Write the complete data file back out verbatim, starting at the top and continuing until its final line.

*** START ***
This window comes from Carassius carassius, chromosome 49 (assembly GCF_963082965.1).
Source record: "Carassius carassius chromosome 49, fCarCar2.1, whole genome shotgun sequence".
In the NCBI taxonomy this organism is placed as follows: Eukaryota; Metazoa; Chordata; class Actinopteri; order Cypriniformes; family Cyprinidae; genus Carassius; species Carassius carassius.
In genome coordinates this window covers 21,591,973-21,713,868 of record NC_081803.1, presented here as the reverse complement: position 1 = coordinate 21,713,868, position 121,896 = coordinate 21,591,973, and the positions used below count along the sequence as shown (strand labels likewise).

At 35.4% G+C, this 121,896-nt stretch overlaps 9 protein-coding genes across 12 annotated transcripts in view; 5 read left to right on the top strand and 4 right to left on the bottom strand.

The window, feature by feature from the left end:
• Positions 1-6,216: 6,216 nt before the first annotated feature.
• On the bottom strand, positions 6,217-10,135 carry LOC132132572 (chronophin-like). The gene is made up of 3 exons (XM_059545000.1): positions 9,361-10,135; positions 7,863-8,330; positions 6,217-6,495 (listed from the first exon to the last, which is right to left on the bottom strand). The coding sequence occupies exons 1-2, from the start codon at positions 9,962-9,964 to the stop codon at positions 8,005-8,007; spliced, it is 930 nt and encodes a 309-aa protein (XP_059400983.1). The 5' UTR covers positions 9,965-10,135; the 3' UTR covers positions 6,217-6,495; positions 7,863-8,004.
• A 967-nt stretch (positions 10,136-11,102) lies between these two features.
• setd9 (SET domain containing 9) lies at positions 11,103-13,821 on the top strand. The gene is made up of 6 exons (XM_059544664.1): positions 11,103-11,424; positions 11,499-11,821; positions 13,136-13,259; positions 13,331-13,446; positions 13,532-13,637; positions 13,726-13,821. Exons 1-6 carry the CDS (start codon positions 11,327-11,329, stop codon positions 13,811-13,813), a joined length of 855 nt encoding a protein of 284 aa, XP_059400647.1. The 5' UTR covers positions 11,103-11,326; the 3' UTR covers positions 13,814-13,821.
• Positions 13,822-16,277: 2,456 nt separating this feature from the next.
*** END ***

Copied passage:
This window comes from Carassius carassius, chromosome 49 (assembly GCF_963082965.1).
Source record: "Carassius carassius chromosome 49, fCarCar2.1, whole genome shotgun sequence".
In the NCBI taxonomy this organism is placed as follows: Eukaryota; Metazoa; Chordata; class Actinopteri; order Cypriniformes; family Cyprinidae; genus Carassius; species Carassius carassius.
In genome coordinates this window covers 21,591,973-21,713,868 of record NC_081803.1, presented here as the reverse complement: position 1 = coordinate 21,713,868, position 121,896 = coordinate 21,591,973, and the positions used below count along the sequence as shown (strand labels likewise).

At 35.4% G+C, this 121,896-nt stretch overlaps 9 protein-coding genes across 12 annotated transcripts in view; 5 read left to right on the top strand and 4 right to left on the bottom strand.

The window, feature by feature from the left end:
• Positions 1-6,216: 6,216 nt before the first annotated feature.
• On the bottom strand, positions 6,217-10,135 carry LOC132132572 (chronophin-like). The gene is made up of 3 exons (XM_059545000.1): positions 9,361-10,135; positions 7,863-8,330; positions 6,217-6,495 (listed from the first exon to the last, which is right to left on the bottom strand). The coding sequence occupies exons 1-2, from the start codon at positions 9,962-9,964 to the stop codon at positions 8,005-8,007; spliced, it is 930 nt and encodes a 309-aa protein (XP_059400983.1). The 5' UTR covers positions 9,965-10,135; the 3' UTR covers positions 6,217-6,495; positions 7,863-8,004.
• A 967-nt stretch (positions 10,136-11,102) lies between these two features.
• setd9 (SET domain containing 9) lies at positions 11,103-13,821 on the top strand. The gene is made up of 6 exons (XM_059544664.1): positions 11,103-11,424; positions 11,499-11,821; positions 13,136-13,259; positions 13,331-13,446; positions 13,532-13,637; positions 13,726-13,821. Exons 1-6 carry the CDS (start codon positions 11,327-11,329, stop codon positions 13,811-13,813), a joined length of 855 nt encoding a protein of 284 aa, XP_059400647.1. The 5' UTR covers positions 11,103-11,326; the 3' UTR covers positions 13,814-13,821.
• Positions 13,822-16,277: 2,456 nt separating this feature from the next.